Recently, we were contacted by Alex Holmes, a film student at City College Norwich. Alex wanted to make a short film for The Benjamin Foundation for a forthcoming project. We are deeply connected to our local community so we were pleased that we were able to support Alex in this way and he was able to produce a wonderful film to highlight the work our charity does to support young people. We spoke to Alex about his film and why he wanted to support us:
Why did you choose The Benjamin Foundation for your project?
“I was intrigued by their methods of being a standout charity. I don’t say that lightly, nor am I just trying to be nice. I was mostly moved by all these real-life stories I’d read on their website; it struck a deep chord in me.
I’m not saying I haven’t seen other charities do this before, however the tellings of these stories was something so different to any other charity. Also they were local and I believe that supporting local charities hits closer to home in the best way possible.”
What is it about our work that inspired you?
“The Benjamin Foundation just seemed to seep kindness and understanding. I think the first phone call I had with the receptionist cemented it fully for me; she seemed like an old friend when she answered the phone… and yes, as cheesy as it sounds it’s true. I was regressing over bad memories in my mind that day and I remember I had awoken from a bad dream the night before, I was just… just sleep deprived and grumpy, it was terrible, I hate feeling that way.
However later that day (when I was talking with the receptionist at The Benjamin Foundation) this wonderful woman on the other side of the phone seemed to talk too kindly to me. I’m just a film student and I felt immediately respected!
“Hello, Benjamin Foundation Norwich?”
“Hi, I’m a student from City College Norwich, I’m 18 years old and I’m trying to find a client to make a short film/PSA for them. Would you mind letting me speak to someone in your media team or something?-”
“Yes of course that sounds wonderful! I’ll get you through as soon as possible, if she doesn’t call you back today then she will call you tomorrow!”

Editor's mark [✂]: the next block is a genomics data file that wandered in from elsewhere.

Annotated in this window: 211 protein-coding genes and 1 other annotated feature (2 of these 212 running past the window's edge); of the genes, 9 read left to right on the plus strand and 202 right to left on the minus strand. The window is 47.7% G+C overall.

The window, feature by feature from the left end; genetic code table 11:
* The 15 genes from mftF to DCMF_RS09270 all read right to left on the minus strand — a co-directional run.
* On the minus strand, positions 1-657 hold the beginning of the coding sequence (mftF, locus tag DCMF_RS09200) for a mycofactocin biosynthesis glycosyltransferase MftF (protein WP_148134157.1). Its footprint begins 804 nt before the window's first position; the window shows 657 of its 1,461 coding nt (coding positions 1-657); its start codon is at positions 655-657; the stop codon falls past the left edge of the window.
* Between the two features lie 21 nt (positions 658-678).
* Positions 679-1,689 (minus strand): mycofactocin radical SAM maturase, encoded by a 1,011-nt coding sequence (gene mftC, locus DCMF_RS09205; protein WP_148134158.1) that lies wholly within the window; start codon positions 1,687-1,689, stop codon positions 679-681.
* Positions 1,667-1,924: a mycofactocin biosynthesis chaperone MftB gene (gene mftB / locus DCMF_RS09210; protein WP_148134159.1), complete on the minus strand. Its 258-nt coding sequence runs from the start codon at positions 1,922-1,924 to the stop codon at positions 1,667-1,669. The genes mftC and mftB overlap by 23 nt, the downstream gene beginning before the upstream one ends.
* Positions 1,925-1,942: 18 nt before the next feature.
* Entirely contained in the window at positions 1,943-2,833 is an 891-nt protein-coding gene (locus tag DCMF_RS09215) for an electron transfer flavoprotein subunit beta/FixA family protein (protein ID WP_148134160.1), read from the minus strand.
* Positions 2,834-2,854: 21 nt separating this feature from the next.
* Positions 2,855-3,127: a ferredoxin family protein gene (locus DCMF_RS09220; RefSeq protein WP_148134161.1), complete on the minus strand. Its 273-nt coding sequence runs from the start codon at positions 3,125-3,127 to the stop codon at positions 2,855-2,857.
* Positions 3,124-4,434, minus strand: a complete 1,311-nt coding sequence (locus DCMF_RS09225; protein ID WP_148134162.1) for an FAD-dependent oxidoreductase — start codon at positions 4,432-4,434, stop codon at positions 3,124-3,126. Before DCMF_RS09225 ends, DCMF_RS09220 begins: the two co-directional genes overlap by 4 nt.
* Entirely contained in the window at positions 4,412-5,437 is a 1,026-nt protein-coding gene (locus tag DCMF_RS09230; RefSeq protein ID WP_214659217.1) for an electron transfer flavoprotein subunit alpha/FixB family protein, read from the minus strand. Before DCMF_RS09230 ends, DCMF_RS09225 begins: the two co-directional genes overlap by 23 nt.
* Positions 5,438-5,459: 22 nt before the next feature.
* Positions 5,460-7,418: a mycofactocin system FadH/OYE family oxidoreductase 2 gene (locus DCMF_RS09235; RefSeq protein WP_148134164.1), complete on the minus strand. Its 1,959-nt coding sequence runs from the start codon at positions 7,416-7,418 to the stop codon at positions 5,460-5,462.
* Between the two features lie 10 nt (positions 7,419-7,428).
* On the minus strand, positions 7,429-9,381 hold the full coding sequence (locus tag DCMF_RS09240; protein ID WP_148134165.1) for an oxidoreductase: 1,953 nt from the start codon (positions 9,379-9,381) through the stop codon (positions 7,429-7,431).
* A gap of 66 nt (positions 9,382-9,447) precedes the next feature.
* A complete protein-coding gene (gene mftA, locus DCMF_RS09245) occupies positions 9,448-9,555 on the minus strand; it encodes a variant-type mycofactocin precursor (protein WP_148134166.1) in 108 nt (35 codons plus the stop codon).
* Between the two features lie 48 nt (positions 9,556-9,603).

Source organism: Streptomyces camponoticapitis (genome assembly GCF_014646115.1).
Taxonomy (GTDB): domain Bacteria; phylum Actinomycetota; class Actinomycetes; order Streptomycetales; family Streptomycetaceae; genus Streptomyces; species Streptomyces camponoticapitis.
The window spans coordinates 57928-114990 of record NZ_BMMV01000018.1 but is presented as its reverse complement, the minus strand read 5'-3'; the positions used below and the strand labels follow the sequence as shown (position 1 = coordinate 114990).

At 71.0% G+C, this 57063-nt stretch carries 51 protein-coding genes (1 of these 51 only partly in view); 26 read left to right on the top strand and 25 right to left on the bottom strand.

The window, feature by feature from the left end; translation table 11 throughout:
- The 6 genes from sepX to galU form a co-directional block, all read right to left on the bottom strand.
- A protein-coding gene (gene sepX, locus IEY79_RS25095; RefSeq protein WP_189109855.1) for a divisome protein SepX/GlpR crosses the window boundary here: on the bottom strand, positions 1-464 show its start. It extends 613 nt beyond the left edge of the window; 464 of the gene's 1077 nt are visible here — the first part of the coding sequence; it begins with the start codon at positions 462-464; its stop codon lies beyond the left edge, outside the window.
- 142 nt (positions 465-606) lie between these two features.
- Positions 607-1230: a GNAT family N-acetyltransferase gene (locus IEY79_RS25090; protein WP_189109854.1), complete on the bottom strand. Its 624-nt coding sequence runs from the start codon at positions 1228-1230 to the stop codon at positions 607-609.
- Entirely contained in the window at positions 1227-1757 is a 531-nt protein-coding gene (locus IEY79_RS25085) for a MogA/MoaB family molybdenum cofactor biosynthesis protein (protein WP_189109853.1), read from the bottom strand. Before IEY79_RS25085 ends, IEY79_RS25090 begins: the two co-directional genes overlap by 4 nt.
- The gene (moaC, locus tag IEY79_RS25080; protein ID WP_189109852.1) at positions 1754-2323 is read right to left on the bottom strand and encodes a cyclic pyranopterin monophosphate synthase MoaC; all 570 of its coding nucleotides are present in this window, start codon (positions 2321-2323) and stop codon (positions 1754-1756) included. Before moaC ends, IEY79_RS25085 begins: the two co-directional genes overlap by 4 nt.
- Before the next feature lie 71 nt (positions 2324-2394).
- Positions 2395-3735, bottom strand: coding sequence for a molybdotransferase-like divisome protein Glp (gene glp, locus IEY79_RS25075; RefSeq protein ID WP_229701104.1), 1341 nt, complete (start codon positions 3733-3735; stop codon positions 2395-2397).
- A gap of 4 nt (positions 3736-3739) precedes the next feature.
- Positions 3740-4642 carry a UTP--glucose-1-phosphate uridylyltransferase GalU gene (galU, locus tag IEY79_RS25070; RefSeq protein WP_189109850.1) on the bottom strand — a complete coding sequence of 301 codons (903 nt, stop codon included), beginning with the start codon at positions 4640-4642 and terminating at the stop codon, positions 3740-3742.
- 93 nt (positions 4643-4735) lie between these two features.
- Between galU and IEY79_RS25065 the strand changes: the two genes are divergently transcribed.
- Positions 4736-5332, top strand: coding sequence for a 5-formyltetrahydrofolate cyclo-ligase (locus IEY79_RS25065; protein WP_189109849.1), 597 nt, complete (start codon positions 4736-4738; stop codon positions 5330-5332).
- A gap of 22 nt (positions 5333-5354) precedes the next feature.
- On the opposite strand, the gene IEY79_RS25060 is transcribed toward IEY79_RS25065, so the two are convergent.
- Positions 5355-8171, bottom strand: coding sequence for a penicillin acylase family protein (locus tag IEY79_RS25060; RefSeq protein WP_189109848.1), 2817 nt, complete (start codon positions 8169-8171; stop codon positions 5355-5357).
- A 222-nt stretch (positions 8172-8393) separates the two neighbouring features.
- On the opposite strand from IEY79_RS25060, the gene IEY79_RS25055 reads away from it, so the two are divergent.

She spoke back to me like I was important! That.. that was just great, she had given me the same attention and care for me as like a popular news service. It boosted my confidence, I felt heard… Then I thought ‘this must be a good charity!’ I got a strange ego boost after that..
-and I did get a call that same day.”
Tell us more about your college project/the brief?
“For our project we had to find a client to work creatively for or with them. That’s basically it. I wasn’t the biggest fan of the idea initially. I felt that it drains me as a creative, as an artist and as an individual voice. Maybe I just didn’t like making adverts/PSAs before this… However, the people here at this charity let me have so much creative control! They had no issues with how the film looked, what I shot it with, what I wrote for the script or anything I wanted to do as an artist! All they wanted is a message to make it across, and I can safely say we achieved that.”
What was your creative process?
“Listening to long pieces of music, writing, drawing, watching art films, recording myself talking for hours about ideas, writing drafts of scripts, storyboarding and meditation. I also like to shoot things with my camera in places where people wouldn’t normally look, I spent a whole day filming a bush near my house, wonderful things happen with nature, small insects, beautiful, beautiful patterns, these are the things that inspire me too honestly.